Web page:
The Alaska Mental Health Trust took its first step toward logging Ketchikan’s iconic Deer Mountain, along with a parcel in Petersburg.
During a Board of Trustees meeting Wednesday morning, the board agreed with staff recommendations to move forward with plans to negotiate timber sales for both parcels by Jan. 15th, unless Congress approves a bill trading that land for selected U.S. Forest Service land.
John Morrison is Executive Director of the Mental Health Trust Land Office. He said time is running out for the region’s timber industry, and the trust needs to make money while it can.
“We’ve reached the recognition that we need to be prepared to harvest the timber that we have while there is a timber industry to harvest it, in the event that the legislation is not passed this session of Congress,” he said.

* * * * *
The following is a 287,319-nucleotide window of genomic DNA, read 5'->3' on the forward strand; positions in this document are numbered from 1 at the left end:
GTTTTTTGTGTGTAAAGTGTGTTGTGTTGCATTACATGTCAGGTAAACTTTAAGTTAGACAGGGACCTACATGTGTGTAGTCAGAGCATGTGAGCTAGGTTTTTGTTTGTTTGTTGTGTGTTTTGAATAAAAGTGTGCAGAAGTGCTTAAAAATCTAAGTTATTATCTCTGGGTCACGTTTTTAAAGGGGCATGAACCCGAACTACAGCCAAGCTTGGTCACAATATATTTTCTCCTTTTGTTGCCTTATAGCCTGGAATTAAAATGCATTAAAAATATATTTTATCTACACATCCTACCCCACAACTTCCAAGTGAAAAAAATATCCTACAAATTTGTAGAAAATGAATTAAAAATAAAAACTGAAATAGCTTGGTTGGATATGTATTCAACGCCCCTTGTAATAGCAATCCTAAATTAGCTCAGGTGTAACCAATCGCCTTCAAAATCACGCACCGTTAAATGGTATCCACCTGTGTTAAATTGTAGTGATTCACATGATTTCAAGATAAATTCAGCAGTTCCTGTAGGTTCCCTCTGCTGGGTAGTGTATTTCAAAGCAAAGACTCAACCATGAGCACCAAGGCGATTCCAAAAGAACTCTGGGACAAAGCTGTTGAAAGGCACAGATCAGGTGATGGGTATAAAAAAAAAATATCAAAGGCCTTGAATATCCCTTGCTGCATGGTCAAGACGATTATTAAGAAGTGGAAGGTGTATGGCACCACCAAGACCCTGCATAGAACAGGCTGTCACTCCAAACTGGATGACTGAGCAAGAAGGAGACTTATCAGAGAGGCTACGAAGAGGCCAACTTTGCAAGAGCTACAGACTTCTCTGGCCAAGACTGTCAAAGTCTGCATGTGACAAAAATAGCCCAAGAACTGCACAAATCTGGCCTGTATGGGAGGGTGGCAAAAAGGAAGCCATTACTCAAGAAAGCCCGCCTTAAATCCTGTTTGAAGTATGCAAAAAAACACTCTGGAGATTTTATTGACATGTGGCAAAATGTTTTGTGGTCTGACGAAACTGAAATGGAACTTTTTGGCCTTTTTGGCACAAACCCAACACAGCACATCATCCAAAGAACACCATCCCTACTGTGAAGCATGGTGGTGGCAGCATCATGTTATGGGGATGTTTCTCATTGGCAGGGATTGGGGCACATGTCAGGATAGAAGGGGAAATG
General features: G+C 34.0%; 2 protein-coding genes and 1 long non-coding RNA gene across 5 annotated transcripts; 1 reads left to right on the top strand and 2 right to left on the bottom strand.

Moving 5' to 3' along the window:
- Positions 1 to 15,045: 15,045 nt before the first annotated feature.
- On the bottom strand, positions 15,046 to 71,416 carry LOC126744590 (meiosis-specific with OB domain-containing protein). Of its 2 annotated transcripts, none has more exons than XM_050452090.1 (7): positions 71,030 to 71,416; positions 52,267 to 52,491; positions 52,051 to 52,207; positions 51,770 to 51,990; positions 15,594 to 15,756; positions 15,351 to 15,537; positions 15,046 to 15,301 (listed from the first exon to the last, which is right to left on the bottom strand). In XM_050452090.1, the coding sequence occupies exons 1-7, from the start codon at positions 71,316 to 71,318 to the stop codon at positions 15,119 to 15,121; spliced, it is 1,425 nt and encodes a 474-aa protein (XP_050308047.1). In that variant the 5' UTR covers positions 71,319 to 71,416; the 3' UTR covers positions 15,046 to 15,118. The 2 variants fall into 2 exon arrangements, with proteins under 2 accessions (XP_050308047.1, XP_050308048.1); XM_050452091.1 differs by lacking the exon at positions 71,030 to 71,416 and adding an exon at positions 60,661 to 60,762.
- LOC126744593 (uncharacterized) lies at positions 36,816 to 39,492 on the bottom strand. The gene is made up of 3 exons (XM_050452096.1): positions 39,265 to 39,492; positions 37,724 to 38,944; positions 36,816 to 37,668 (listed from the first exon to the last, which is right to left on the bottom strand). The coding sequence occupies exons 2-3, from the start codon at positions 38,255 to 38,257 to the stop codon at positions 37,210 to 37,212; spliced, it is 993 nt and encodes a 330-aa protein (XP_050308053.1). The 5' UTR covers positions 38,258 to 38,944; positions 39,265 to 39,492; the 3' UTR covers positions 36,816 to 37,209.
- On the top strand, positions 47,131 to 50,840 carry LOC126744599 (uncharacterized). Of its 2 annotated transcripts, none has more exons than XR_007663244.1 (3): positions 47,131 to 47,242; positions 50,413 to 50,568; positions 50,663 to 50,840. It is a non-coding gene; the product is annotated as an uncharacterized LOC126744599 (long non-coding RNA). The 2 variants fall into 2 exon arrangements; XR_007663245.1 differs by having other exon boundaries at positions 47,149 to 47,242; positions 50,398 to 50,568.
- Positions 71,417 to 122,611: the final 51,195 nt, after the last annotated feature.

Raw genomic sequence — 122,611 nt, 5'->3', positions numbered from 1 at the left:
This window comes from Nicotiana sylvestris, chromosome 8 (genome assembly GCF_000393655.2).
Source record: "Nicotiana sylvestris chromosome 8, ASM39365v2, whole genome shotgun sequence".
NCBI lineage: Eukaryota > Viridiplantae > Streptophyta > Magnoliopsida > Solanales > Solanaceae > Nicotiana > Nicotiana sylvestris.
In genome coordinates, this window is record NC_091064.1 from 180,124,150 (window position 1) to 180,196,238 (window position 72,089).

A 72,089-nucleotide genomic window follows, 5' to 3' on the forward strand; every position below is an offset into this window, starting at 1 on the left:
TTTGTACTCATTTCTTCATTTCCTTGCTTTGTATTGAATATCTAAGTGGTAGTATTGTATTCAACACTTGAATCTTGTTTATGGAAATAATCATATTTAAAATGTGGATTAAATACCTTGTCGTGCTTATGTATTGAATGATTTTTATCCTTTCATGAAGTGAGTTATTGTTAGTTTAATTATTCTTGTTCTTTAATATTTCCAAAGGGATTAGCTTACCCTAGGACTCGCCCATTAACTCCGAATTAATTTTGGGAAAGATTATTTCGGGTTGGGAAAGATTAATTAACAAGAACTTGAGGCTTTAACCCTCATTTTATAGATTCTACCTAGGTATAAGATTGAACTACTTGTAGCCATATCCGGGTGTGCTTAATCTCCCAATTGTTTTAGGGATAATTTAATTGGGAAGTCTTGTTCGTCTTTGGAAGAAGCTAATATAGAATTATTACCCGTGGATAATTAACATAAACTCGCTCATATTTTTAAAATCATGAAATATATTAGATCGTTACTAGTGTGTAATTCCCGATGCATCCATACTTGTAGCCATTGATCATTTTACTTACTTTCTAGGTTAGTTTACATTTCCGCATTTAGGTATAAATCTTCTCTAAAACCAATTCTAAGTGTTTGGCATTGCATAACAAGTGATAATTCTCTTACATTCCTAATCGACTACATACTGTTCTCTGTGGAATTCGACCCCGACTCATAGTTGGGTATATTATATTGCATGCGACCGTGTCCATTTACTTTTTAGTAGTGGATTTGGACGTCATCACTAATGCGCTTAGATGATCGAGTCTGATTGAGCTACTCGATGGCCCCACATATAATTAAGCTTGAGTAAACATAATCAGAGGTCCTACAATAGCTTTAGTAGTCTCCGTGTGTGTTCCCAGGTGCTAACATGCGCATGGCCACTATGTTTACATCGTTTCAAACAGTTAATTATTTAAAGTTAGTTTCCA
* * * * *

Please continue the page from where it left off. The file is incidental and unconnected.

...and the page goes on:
Morrison said the trust has been working on the land exchange with the Forest Service for about a decade. While he’s optimistic that the land exchange will be approved, Morrison said this first step was necessary.
“Our process can be fairly lengthy, so this is to get the ball rolling and to let people know that we are serious about abiding by our mission, which is to maximize revenue to the trust,” he said.
Revenue from trust lands is a primary funding source for mental health programs in the State of Alaska.
Morrison said the lands to be exchanged have been identified through an administrative process. It just needs to get through Congress.
“We would be very much in favor of the legislation passing and having a successful exchange,” he said. “People who are concerned can certainly direct their efforts toward helping to pass that legislation.”
The Ketchikan Gateway Borough Assembly recently approved a resolution urging Congress to approve S. 3006, the Alaska Mental Health Land Exchange Act of 2016.
This report has been edited to correct an error.